Arise Knight of La Grange
Sometimes it’s the location, sometimes it’s the product and sometimes it’s the commitment of the owners that makes a business different and successful. In this instance it’s all three.
Kate Webber tells us how a Knights Templar ruin has become the home of many Knights of La Grange.
Kate and her partner, Chris Barton moved to the Gers for an easier life almost three years ago and bought a pile of beautiful, forgotten old stones and dust. There’s nothing new in that, except that the house they bought has an ancient tower which, it seems, had been keeping some secrets.
Christ Barton and Kate Webber
This was no ordinary house. It had been gifted to the Knights Templar in 1250, with Knights leaving their marks in the form of several carvings hidden in the walls.
“The main tower, with its crumbling fireplace and old stone sink, had remained empty for hundreds of years”, Kate explains. “Scorch marks left by lighting, and a visit to the Mairie, explained why there were so many heavy beams in the ceiling; it had originally had two more floors.
“The Mairie came to see how the renovations were going and mentioned another fascinating piece of history. Apparently our tower in Castelnau d’ Angles is connected to the chapel of Bretous in St Arailles”.
Chris adds, “Apparently each order of Knights Templar had an overall specialist skill and The Knights at La Grange were Knights of the Cavaliers. This meant that they probably bred and trained the horses used for battle and transport. It also meant that they had grazing with some sort of fencing. The monks of Mirande wanted somewhere to graze their cattle, along with a water source, and there is a spring fed lake at La Grange. The Knights wanted a meeting place. The monks owned the Chapel Bretouse in St Arailles so they traded. We were fascinated and went to the chapel where we found a Knight scratched into the floor.”
When Tim Wallace Murphy, a well-known, published historian and author asked to see the building he was overwhelmed, declaring it to be “Of great esoteric importance”. His thoughts were that it was probably used for initiation purposes for the Knights Templar.
From left to right:
A photo of a painting the Mairie has in his office. It shows La Grange as it was before being hit by lightning and losing its top two floors.
La Grange as it is now.
The engraved tablets are mde from one of the Grange’s old tower beams. Arising Knight of La Grange!
Arise Knight of La Grange
With such an historic link, it seemed only fitting that their new business should reflect the past and, in a way, become part of the legend. Whilst working on the renovations, Chris came up with the idea of Knights of La Grange.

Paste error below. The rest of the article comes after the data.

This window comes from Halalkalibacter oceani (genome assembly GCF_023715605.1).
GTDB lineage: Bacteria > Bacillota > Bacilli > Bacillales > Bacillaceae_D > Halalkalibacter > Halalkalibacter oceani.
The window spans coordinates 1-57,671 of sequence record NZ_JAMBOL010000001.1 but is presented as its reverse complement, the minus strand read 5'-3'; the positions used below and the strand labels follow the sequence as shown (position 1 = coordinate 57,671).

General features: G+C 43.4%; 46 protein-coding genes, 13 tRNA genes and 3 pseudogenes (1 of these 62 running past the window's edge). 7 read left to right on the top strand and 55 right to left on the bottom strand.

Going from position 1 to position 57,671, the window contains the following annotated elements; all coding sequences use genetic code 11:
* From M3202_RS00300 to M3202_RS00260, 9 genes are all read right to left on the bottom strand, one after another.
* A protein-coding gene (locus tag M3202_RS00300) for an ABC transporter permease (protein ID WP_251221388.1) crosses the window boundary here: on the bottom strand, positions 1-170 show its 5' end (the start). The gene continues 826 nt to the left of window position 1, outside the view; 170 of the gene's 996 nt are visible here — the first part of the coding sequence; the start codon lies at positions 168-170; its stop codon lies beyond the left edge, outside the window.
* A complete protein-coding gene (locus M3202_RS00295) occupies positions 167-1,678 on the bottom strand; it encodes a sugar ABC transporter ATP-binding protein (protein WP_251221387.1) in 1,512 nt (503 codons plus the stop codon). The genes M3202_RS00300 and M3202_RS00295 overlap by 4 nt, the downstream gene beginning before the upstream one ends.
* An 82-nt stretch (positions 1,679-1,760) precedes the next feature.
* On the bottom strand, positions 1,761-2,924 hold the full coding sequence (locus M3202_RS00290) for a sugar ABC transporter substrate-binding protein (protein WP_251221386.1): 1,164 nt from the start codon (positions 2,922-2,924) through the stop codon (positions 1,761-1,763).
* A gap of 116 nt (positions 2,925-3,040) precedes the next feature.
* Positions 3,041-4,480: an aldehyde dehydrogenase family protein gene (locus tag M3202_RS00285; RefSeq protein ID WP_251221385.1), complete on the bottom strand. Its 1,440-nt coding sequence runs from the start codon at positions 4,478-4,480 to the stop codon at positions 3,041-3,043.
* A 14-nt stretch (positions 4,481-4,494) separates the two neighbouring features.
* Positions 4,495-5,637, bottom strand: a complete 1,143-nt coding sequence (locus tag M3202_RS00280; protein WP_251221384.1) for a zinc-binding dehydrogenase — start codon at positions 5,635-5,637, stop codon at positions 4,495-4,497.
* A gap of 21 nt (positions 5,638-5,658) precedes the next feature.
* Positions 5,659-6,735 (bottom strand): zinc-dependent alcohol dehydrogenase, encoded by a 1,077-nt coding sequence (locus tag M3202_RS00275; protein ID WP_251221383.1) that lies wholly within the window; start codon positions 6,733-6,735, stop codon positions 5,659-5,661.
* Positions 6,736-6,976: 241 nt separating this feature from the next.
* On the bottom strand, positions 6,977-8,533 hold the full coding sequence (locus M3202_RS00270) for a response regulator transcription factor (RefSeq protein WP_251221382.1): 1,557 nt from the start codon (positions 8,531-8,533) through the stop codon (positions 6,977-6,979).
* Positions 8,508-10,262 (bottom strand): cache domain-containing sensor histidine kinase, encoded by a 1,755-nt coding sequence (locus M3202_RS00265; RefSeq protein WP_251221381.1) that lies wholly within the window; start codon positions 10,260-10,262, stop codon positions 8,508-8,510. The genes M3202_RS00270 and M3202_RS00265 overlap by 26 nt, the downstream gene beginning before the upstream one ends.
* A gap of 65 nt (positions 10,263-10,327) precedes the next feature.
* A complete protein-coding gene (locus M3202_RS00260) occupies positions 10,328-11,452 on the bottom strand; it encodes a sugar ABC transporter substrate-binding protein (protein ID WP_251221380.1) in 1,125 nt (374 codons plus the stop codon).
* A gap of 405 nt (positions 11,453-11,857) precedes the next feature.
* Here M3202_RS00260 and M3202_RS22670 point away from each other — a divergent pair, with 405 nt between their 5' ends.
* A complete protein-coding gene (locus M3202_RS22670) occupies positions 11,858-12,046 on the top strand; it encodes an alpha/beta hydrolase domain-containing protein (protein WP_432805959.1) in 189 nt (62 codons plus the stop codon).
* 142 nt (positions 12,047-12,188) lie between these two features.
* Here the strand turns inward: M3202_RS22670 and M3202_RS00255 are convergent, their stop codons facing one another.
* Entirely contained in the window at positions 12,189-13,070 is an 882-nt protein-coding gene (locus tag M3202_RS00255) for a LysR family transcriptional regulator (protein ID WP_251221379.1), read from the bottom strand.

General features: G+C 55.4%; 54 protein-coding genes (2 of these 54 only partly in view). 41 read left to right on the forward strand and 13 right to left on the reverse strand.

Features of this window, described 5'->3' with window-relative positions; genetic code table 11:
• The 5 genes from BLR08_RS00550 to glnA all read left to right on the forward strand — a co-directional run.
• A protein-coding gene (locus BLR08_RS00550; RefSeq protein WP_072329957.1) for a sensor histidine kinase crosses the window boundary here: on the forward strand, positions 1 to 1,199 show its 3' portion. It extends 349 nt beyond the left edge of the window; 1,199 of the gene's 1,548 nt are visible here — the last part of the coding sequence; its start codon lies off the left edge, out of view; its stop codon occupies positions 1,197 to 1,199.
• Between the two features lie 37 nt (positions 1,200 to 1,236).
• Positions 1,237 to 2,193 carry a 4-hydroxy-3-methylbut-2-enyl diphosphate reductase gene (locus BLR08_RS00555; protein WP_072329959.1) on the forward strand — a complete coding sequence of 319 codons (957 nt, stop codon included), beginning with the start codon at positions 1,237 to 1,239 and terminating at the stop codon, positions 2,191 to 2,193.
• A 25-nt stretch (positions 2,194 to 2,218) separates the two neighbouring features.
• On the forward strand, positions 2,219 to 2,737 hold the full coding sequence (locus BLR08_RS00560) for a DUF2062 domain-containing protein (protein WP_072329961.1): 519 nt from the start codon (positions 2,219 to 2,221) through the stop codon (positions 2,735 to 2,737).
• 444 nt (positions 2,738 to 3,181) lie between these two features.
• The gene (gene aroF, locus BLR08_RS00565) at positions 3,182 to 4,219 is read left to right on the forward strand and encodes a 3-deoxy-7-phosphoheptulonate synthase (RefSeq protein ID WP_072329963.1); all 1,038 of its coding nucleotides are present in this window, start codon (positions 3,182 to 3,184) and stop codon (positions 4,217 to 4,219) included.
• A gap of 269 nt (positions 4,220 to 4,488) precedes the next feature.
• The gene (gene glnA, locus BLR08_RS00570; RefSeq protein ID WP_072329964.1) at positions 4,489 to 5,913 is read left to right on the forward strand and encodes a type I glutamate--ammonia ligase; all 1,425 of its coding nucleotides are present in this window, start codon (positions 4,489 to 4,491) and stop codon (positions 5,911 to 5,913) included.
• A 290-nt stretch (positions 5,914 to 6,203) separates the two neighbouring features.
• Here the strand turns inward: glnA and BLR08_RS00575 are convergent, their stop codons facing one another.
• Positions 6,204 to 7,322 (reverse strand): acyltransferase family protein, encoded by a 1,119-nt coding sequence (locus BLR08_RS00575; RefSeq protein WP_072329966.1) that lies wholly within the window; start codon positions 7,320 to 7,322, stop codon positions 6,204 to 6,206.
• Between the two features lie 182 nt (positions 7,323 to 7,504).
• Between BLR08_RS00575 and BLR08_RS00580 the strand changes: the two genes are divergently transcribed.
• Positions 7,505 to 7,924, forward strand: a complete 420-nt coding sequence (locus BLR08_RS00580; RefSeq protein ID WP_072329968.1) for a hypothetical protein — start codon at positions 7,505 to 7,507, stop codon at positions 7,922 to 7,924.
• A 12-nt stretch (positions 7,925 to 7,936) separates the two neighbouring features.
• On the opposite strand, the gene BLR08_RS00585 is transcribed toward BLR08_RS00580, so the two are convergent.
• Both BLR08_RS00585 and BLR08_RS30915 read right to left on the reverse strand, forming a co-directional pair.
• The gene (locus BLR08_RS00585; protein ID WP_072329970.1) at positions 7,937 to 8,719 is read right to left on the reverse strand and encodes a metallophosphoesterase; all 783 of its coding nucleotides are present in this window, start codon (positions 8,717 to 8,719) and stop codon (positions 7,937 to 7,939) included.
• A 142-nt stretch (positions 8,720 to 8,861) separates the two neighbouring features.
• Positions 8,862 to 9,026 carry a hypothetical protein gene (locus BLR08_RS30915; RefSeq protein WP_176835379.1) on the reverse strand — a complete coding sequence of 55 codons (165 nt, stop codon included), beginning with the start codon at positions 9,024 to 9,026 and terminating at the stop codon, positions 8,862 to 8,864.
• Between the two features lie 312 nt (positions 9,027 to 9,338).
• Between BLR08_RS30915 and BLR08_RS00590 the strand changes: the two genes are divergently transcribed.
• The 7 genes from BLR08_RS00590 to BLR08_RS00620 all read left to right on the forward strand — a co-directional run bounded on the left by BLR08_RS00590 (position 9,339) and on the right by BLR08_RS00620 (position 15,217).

Determined to make something of this new life despite a serious fall from a horse that had left her partially sighted, paralysed down her right side and with a loss of memory, Kate began work, pulling the idea together. Today, two years later, she is almost completely recovered and the business, which they run together, is flourishing.
Delivering worldwide, the company offers Knighthoods via an array of different packages. These might include a Coat of Arms, the Knights Oath, a time capsule within the tower walls, an engraved tablet crafted from one of the old tower beams and, of course, the title of Sir or Lady. Depending on the option selected, recipients can also receive a ready prepared deed of intention to change a person’s title.
Obviously, this is a fun gift and the Title is not inheritable but, if you wish, you can use it on bank cards, reservations, tickets, membership cards and other non-governmental documentation. Equally, the Coat of Arms and the Flower of Life logo can be used on letterheads and business cards, etc.
That’s the fun part, the serious aspect is that by becoming a Knight of La Grange, recipients are helping to maintain the ancient past and preserve the building.
Kate concludes, “We are only just discovering the worldwide interest in the Knights Templar who were noted for their integrity, loyalty and protection of those in need whilst relinquishing their own right for material wealth. We have a passion for the building as well as the history and are intent on finding out more.”
First published in the September.October 2019 issue of The Local Buzz
Images: Shutterstock and La Grange